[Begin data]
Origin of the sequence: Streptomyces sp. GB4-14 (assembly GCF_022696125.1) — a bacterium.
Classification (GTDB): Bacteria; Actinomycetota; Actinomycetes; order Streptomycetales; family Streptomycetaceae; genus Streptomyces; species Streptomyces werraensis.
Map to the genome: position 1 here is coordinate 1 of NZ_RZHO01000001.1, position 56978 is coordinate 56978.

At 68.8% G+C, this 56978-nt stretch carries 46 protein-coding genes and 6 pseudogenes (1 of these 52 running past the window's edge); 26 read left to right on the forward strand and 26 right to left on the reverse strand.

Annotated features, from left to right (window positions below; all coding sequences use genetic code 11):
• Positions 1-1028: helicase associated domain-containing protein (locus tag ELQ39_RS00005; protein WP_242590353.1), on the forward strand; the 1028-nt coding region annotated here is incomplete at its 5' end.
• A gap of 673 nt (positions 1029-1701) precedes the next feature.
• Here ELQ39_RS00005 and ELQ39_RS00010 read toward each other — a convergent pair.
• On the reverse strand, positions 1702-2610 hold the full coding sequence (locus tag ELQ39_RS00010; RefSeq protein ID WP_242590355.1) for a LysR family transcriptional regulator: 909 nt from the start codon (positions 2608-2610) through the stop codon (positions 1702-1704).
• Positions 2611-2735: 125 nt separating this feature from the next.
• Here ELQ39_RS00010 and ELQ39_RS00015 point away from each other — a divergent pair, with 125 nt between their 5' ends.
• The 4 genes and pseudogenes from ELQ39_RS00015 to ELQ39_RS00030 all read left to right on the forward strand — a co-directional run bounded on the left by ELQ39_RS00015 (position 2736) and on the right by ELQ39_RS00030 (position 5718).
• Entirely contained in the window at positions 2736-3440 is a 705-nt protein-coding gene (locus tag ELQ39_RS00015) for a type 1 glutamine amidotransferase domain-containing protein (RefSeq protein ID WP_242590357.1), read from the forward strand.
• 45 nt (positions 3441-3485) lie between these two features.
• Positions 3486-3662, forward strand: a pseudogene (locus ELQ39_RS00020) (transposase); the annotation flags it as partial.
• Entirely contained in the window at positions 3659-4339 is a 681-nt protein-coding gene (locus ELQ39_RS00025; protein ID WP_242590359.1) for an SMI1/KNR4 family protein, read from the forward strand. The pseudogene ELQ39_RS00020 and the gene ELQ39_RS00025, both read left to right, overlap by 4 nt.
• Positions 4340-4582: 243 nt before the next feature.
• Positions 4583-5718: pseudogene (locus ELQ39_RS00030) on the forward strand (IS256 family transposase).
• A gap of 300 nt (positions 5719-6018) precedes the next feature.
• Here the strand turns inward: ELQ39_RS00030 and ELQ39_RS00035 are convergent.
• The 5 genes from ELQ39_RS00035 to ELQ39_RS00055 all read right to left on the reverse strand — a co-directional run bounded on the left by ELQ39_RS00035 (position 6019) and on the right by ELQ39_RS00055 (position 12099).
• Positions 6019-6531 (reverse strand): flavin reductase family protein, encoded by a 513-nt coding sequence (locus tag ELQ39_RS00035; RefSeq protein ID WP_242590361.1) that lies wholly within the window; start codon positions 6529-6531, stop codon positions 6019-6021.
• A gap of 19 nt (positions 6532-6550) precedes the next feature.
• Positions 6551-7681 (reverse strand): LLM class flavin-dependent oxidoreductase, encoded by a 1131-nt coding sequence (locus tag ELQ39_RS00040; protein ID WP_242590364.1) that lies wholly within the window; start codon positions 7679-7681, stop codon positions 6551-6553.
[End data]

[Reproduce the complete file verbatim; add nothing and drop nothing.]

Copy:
Origin of the sequence: Streptomyces sp. GB4-14 (assembly GCF_022696125.1) — a bacterium.
Classification (GTDB): Bacteria; Actinomycetota; Actinomycetes; order Streptomycetales; family Streptomycetaceae; genus Streptomyces; species Streptomyces werraensis.
Map to the genome: position 1 here is coordinate 1 of NZ_RZHO01000001.1, position 56978 is coordinate 56978.

At 68.8% G+C, this 56978-nt stretch carries 46 protein-coding genes and 6 pseudogenes (1 of these 52 running past the window's edge); 26 read left to right on the forward strand and 26 right to left on the reverse strand.

Annotated features, from left to right (window positions below; all coding sequences use genetic code 11):
• Positions 1-1028: helicase associated domain-containing protein (locus tag ELQ39_RS00005; protein WP_242590353.1), on the forward strand; the 1028-nt coding region annotated here is incomplete at its 5' end.
• A gap of 673 nt (positions 1029-1701) precedes the next feature.
• Here ELQ39_RS00005 and ELQ39_RS00010 read toward each other — a convergent pair.
• On the reverse strand, positions 1702-2610 hold the full coding sequence (locus tag ELQ39_RS00010; RefSeq protein ID WP_242590355.1) for a LysR family transcriptional regulator: 909 nt from the start codon (positions 2608-2610) through the stop codon (positions 1702-1704).
• Positions 2611-2735: 125 nt separating this feature from the next.
• Here ELQ39_RS00010 and ELQ39_RS00015 point away from each other — a divergent pair, with 125 nt between their 5' ends.
• The 4 genes and pseudogenes from ELQ39_RS00015 to ELQ39_RS00030 all read left to right on the forward strand — a co-directional run bounded on the left by ELQ39_RS00015 (position 2736) and on the right by ELQ39_RS00030 (position 5718).
• Entirely contained in the window at positions 2736-3440 is a 705-nt protein-coding gene (locus tag ELQ39_RS00015) for a type 1 glutamine amidotransferase domain-containing protein (RefSeq protein ID WP_242590357.1), read from the forward strand.
• 45 nt (positions 3441-3485) lie between these two features.
• Positions 3486-3662, forward strand: a pseudogene (locus ELQ39_RS00020) (transposase); the annotation flags it as partial.
• Entirely contained in the window at positions 3659-4339 is a 681-nt protein-coding gene (locus ELQ39_RS00025; protein ID WP_242590359.1) for an SMI1/KNR4 family protein, read from the forward strand. The pseudogene ELQ39_RS00020 and the gene ELQ39_RS00025, both read left to right, overlap by 4 nt.
• Positions 4340-4582: 243 nt before the next feature.
• Positions 4583-5718: pseudogene (locus ELQ39_RS00030) on the forward strand (IS256 family transposase).
• A gap of 300 nt (positions 5719-6018) precedes the next feature.
• Here the strand turns inward: ELQ39_RS00030 and ELQ39_RS00035 are convergent.
• The 5 genes from ELQ39_RS00035 to ELQ39_RS00055 all read right to left on the reverse strand — a co-directional run bounded on the left by ELQ39_RS00035 (position 6019) and on the right by ELQ39_RS00055 (position 12099).
• Positions 6019-6531 (reverse strand): flavin reductase family protein, encoded by a 513-nt coding sequence (locus tag ELQ39_RS00035; RefSeq protein ID WP_242590361.1) that lies wholly within the window; start codon positions 6529-6531, stop codon positions 6019-6021.
• A gap of 19 nt (positions 6532-6550) precedes the next feature.
• Positions 6551-7681 (reverse strand): LLM class flavin-dependent oxidoreductase, encoded by a 1131-nt coding sequence (locus tag ELQ39_RS00040; protein ID WP_242590364.1) that lies wholly within the window; start codon positions 7679-7681, stop codon positions 6551-6553.